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'Batman: Fear State Alpha #1' fights against itself
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‘Batman: Fear State Alpha #1’ fights against itself

Reads like an extended recap of the past six months of stories.

Fear State is upon us. The latest assault on Gotham City has been building to this from the events of A-day in Infinite Frontier #0. With Scarecrow’s machinations coming to fruition, are Batman and the rest of the Bat-family prepared for what’s in store for them? Can Gotham survive another attack? As the kickoff for this event, Batman: Fear State Alpha #1 comes in to offer a bats-eye view of the event’s scope.

This issue mainly functions as a final run-through of the many puzzle pieces moving throughout the Batman line. It takes the time to give every major player some panels to establish where they are at and what they are dealing with. This book juggles plots from Batman, Detective Comics, Harley Quinn, Catwoman, and I Am Batman and somehow it all reads cohesively. Despite its impressive balancing act, however, it does have many problems.

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As a concurrent reader, the whole issue reads like an extended recap of the past six months of stories. Very little is revealed except in the opening between Scarecrow and Simon Saint, and I couldn’t help but feel the urge to skim the following pages. The issue is extremely heavy on exposition and one can feel it. An exposition dump here or there can be fine, but when it takes up the bulk of the issue, it unfortunately becomes a slog. There are two pages in particular that boil down to talking heads hitting the highlights of preceding issues. In spite of this, the characters are consistently written and it does continue to build up Fear State; but at the end of the issue I didn’t come away with really anything new or gripping.

DC Preview: Batman: Fear State: Alpha #1

DC Comics

With regards to the issue’s art style, it works well at setting the tone for the event. As Gotham is cast into turmoil, the dark and moody art style suits the narrative beats. On a visual level it looks distinctly different from the main Batman title, but it still works to the issue’s strength. The artwork is very textured and adds a level of realism to the imagery. The coloring also works in tandem with the line art and further creates an eerie atmosphere.

At the end of the day, Batman: Fear State Alpha #1 is hard to recommend. It’s completely superfluous for concurrent Batman readers, but maybe it’s not for us. Maybe this issue is for the new reader looking to jump into the next big event. The issue does hit the high points of the past six months to catch one up, but at the same time it assumes you know all the new characters that have been introduced, like Peacemaker-01 and Gardner. One cannot help but feel the issue pulling in two separate directions.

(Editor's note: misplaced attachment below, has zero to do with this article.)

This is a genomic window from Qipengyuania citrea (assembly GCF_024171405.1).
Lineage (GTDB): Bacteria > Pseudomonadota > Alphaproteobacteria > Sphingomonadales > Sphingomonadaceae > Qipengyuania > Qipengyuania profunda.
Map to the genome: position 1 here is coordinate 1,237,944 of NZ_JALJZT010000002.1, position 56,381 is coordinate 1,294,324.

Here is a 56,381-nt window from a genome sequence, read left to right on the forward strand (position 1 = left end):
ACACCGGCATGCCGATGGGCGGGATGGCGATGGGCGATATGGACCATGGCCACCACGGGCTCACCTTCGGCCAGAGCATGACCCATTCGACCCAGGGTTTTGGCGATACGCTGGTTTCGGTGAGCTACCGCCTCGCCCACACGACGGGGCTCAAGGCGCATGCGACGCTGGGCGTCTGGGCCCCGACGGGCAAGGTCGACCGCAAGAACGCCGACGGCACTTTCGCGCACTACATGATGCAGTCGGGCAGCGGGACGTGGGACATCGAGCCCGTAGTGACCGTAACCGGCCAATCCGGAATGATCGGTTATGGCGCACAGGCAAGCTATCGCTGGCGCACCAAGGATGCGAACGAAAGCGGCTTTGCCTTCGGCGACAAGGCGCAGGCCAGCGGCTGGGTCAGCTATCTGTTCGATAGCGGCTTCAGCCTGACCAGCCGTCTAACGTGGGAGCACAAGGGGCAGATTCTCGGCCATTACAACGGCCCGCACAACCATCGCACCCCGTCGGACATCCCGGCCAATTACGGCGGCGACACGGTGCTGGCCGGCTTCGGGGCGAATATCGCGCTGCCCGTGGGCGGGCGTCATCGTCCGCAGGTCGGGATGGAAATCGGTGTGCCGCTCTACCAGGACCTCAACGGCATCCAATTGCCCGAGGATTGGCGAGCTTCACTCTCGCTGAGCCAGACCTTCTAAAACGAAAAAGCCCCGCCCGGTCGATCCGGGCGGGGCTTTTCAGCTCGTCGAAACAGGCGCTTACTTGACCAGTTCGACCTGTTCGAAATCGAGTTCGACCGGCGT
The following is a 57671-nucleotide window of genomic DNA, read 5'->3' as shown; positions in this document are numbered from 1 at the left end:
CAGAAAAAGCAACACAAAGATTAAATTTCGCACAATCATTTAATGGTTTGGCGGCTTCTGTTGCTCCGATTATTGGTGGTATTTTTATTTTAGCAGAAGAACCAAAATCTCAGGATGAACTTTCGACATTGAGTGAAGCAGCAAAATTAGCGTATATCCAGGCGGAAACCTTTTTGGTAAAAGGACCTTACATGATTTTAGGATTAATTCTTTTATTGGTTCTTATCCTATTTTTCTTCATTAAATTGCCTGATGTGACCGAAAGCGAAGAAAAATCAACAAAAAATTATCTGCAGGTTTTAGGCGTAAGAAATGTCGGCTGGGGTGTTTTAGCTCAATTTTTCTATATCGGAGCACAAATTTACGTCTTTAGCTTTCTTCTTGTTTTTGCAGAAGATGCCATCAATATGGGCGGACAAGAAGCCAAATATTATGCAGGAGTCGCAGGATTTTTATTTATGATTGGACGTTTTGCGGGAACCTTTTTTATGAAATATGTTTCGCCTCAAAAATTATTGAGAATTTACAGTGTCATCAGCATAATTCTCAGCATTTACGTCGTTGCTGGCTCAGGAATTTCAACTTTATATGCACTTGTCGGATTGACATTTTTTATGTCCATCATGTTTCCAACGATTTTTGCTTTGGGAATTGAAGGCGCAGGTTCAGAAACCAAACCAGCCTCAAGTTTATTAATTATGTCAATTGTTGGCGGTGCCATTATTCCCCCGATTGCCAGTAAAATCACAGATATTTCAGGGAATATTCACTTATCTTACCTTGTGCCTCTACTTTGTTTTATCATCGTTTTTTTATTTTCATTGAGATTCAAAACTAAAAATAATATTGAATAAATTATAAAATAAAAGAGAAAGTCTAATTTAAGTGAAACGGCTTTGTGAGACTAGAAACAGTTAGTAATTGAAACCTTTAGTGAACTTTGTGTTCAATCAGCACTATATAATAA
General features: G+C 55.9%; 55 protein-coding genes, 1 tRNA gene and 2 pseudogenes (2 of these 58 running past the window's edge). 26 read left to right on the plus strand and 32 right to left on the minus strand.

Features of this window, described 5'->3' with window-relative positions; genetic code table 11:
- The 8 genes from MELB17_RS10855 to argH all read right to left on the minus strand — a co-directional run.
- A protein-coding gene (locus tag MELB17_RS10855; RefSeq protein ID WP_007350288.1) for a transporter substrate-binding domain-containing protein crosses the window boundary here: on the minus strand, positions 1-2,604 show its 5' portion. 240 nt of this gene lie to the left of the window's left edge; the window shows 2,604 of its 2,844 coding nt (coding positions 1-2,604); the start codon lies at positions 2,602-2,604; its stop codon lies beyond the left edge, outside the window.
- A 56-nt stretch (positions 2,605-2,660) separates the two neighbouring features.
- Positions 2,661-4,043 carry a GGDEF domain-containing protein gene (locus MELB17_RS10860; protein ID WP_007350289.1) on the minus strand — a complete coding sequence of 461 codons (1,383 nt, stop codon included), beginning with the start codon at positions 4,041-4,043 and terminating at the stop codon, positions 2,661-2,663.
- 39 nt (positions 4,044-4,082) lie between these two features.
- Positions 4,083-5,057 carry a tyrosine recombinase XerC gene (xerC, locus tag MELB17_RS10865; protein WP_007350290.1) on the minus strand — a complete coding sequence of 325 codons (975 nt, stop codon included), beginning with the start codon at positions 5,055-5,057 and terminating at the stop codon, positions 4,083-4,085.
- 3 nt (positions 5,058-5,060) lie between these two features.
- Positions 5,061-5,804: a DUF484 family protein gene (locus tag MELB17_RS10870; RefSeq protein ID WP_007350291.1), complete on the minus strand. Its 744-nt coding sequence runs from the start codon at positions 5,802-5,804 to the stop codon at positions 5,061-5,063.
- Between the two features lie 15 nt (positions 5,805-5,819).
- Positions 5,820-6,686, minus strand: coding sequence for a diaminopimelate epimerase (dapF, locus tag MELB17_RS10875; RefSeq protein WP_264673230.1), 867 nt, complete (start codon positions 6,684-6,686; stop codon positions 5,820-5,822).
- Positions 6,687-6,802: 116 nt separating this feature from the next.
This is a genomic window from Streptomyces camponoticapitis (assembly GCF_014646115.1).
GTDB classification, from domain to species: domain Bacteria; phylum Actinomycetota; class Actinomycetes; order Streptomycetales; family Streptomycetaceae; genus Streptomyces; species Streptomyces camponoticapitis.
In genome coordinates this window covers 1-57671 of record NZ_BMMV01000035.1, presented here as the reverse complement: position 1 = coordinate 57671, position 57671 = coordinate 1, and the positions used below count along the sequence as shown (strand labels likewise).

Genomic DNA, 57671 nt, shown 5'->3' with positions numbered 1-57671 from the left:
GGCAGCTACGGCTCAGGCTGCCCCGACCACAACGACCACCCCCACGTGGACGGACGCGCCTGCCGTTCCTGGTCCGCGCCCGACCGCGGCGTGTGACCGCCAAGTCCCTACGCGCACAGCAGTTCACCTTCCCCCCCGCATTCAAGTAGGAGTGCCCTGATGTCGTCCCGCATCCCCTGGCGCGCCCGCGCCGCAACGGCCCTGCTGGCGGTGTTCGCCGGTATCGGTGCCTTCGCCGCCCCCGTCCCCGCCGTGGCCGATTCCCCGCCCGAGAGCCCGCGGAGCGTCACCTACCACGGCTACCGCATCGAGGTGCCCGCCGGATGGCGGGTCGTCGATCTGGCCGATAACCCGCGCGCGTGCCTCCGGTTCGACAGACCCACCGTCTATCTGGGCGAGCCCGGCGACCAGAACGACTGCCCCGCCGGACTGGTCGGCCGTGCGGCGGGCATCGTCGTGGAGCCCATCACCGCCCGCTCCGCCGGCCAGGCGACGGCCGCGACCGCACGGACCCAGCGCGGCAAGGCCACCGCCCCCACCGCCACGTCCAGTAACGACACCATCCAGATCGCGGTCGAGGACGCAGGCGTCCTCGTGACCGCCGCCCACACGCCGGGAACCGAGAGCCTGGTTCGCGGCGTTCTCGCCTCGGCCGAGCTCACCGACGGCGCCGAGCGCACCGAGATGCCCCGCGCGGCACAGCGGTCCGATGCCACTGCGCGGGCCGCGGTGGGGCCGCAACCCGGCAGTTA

Fear State Alpha #1 is an issue fighting against itself. On the one hand, it wants to prep readers for Fear State, but at the same time it assumes you are familiar with all the moving pieces. This recap also comes at the expense of long exposition dumps, further working against the issue. If you are looking to get caught up before Fear State starts next week and have no prior knowledge, this might be for you. If you are a current reader, Fear State Alpha #1 is not worth the price of admission.

'Batman: Fear State Alpha #1' fights against itself
‘Batman: Fear State Alpha #1’ fights against itself
Batman: Fear State Alpha #1
Fear State Alpha #1 is an issue fighting against itself. On the one hand, it wants to prep readers for Fear State, but at the same time it assumes you are familiar with all the moving pieces. This recap also comes at the expense of long exposition dumps, further working against the issue. If you are looking to get caught up before Fear State starts next week and have no prior knowledge, this might be for you. If you are a current reader, Fear State Alpha #1 is not worth the price of admission.
Reader Rating2 Votes
5.7
Impressive balancing act across multiple plot threads.
Moody and eerie artwork.
Essentially an extended recap issue.
Relies too heavily on exposition dumps.
Completely superfluous for concurrent readers.
Tries to be an entry point for new readers, but still relies on lots of previous knowledge.
4.5
Meh

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